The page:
The Restriction of Hazardous Substances (RoHS) is a directive that was put into place by the European Union in 2006 to govern the use of six restricted substances in electrical and electronic products. (Four additional restricted materials were added to the list this year.) It was passed in an attempt to curtail environmental contamination resulting from the disposal of consumer electronic waste by setting maximum levels of the restricted substances allowed in these products. When consumers toss out appliances, electronics, lighting equipment, and the like, they often end up in landfills where the dangerous chemicals within can break down and leach into the environment.
Because all consumer electronics goods marketed in the European Union must be compliant with RoHS, it has become a de facto standard even for companies based outside of the EU, and local versions of the legislations have been adopted in other places, like California. The set of rules puts caps on the proportionate presence of these 10 potentially dangerous materials that can be present in a product. A number of items on the hazardous list are ones you have likely already heard of, such as lead, cadmium, and mercury, but it also covers substances like hexavalent chromium—a known carcinogen—and BBP, which has been linked to birth defects.
The Registration, Evaluation, Authorization, and Restriction of Chemicals regulation is another set of rules aimed at keeping both people and the environment safe from overexposure to hazardous materials. Like RoHS, REACH—which went into effect in 2007—was conceived and passed by the European Union. Unlike RoHS, however, REACH has purview over every chemical that is made or sold in the EU. At the time of publishing, the list of substances flagged by REACH as being of very high concern—chemicals that are toxic, have carcinogenic or mutagenic properties, are linked to birth defects, can build up in the body over time, etc.—numbered over 200, and the list keeps growing.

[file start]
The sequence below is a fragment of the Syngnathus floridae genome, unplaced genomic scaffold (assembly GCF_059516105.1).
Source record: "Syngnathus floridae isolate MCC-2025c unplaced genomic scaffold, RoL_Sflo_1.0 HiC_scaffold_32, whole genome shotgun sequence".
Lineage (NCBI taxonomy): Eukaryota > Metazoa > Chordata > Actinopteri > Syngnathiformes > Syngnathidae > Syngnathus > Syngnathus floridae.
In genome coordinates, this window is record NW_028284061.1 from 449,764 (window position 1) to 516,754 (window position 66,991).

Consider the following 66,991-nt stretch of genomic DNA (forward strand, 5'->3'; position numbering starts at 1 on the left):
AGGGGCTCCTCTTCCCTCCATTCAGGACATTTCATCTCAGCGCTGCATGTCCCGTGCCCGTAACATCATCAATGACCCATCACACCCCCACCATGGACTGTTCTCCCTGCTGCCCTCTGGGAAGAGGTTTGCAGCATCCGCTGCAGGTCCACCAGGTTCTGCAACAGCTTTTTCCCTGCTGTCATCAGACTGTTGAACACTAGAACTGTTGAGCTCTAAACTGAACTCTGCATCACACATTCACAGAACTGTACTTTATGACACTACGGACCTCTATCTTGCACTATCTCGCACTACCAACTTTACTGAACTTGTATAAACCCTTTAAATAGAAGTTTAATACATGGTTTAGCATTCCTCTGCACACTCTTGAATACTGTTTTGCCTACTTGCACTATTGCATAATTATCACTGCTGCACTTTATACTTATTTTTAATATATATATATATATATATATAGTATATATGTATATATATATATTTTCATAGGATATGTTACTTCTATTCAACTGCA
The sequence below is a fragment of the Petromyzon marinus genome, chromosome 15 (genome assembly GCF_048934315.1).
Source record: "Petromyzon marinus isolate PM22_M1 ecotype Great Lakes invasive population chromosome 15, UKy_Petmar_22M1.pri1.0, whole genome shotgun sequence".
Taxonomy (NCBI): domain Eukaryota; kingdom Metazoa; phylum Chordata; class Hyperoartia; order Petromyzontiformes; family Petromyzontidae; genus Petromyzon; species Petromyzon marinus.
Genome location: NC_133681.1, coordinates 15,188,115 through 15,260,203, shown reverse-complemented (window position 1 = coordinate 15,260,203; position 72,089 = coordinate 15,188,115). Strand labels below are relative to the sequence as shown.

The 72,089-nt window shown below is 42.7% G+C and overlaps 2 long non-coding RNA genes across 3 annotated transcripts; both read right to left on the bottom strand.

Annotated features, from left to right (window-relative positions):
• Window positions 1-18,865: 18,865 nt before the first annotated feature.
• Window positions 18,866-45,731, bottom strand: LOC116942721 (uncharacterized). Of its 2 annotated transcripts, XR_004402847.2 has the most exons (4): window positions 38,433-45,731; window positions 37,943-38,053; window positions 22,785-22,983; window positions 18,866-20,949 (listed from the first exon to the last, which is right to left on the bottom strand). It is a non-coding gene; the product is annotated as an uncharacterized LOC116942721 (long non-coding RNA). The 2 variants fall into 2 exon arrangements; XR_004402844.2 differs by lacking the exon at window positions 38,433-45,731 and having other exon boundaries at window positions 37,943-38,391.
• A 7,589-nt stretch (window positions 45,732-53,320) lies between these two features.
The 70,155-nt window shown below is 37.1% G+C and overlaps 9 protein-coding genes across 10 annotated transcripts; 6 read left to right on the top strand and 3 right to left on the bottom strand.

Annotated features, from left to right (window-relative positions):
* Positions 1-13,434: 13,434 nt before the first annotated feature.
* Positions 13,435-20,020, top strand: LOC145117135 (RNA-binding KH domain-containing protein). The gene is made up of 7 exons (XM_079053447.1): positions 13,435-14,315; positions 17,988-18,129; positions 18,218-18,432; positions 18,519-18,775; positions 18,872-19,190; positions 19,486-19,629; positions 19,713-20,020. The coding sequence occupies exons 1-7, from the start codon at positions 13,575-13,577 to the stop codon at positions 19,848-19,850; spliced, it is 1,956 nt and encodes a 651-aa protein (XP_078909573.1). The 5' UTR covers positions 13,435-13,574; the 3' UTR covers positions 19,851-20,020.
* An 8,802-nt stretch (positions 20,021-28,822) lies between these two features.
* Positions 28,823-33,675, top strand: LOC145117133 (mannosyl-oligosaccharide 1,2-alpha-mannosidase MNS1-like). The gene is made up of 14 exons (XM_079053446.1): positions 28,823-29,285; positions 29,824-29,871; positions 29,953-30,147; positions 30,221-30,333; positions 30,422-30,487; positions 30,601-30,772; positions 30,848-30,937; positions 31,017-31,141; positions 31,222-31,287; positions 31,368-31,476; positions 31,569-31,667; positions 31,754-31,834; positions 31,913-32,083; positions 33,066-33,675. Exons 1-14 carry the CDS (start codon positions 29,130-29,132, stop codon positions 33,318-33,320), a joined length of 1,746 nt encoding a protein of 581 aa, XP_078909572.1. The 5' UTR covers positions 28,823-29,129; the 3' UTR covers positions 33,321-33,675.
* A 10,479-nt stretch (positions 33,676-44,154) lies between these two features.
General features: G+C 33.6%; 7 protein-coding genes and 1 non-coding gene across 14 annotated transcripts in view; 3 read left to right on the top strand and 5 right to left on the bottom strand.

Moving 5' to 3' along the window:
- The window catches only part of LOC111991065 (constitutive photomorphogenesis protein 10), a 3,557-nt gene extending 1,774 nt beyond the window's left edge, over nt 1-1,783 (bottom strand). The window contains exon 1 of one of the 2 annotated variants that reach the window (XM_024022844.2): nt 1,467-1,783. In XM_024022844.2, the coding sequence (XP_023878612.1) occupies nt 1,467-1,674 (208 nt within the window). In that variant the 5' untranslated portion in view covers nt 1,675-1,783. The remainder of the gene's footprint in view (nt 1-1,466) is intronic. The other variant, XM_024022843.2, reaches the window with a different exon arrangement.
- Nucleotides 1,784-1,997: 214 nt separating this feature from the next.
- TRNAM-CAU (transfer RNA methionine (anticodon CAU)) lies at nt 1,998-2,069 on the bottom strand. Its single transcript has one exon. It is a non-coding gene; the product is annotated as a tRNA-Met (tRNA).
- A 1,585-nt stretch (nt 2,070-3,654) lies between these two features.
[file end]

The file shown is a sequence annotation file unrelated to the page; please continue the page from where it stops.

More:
Since the international body that governs REACH does not have any enforcement powers itself, it requires member countries to decide how the regulations are enforced and what the penalties are. It is important that companies have a robust compliance management system to ensure that they remain up to date with the ever-changing requirements. You don’t want to find yourself in a position where you cannot sell your product into one of the largest markets in the world.